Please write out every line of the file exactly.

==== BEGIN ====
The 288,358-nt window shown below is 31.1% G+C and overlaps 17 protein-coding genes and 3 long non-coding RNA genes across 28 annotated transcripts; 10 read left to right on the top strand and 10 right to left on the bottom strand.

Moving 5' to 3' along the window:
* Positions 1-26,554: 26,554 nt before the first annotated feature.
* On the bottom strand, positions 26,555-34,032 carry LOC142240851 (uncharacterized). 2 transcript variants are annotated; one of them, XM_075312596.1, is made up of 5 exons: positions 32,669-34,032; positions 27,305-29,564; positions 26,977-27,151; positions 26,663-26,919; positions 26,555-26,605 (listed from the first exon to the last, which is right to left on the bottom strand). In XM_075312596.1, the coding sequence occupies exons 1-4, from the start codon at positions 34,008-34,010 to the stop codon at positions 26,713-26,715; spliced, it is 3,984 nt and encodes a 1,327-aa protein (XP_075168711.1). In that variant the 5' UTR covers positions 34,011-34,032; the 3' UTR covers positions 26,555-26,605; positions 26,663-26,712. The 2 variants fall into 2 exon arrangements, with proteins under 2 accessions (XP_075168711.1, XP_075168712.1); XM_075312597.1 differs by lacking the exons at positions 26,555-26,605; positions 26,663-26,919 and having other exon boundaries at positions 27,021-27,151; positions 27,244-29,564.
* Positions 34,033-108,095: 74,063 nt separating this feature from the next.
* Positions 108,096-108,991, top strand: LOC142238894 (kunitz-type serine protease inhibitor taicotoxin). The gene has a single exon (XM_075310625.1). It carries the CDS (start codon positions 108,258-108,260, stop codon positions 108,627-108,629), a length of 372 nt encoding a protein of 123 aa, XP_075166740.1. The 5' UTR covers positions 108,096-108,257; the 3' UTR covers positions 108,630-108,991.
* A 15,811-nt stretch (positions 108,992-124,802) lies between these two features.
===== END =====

The 288,358-nt window shown below is 31.1% G+C and overlaps 17 protein-coding genes and 3 long non-coding RNA genes across 28 annotated transcripts; 10 read left to right on the top strand and 10 right to left on the bottom strand.

Moving 5' to 3' along the window:
* Positions 1-26,554: 26,554 nt before the first annotated feature.
* On the bottom strand, positions 26,555-34,032 carry LOC142240851 (uncharacterized). 2 transcript variants are annotated; one of them, XM_075312596.1, is made up of 5 exons: positions 32,669-34,032; positions 27,305-29,564; positions 26,977-27,151; positions 26,663-26,919; positions 26,555-26,605 (listed from the first exon to the last, which is right to left on the bottom strand). In XM_075312596.1, the coding sequence occupies exons 1-4, from the start codon at positions 34,008-34,010 to the stop codon at positions 26,713-26,715; spliced, it is 3,984 nt and encodes a 1,327-aa protein (XP_075168711.1). In that variant the 5' UTR covers positions 34,011-34,032; the 3' UTR covers positions 26,555-26,605; positions 26,663-26,712. The 2 variants fall into 2 exon arrangements, with proteins under 2 accessions (XP_075168711.1, XP_075168712.1); XM_075312597.1 differs by lacking the exons at positions 26,555-26,605; positions 26,663-26,919 and having other exon boundaries at positions 27,021-27,151; positions 27,244-29,564.
* Positions 34,033-108,095: 74,063 nt separating this feature from the next.
* Positions 108,096-108,991, top strand: LOC142238894 (kunitz-type serine protease inhibitor taicotoxin). The gene has a single exon (XM_075310625.1). It carries the CDS (start codon positions 108,258-108,260, stop codon positions 108,627-108,629), a length of 372 nt encoding a protein of 123 aa, XP_075166740.1. The 5' UTR covers positions 108,096-108,257; the 3' UTR covers positions 108,630-108,991.
* A 15,811-nt stretch (positions 108,992-124,802) lies between these two features.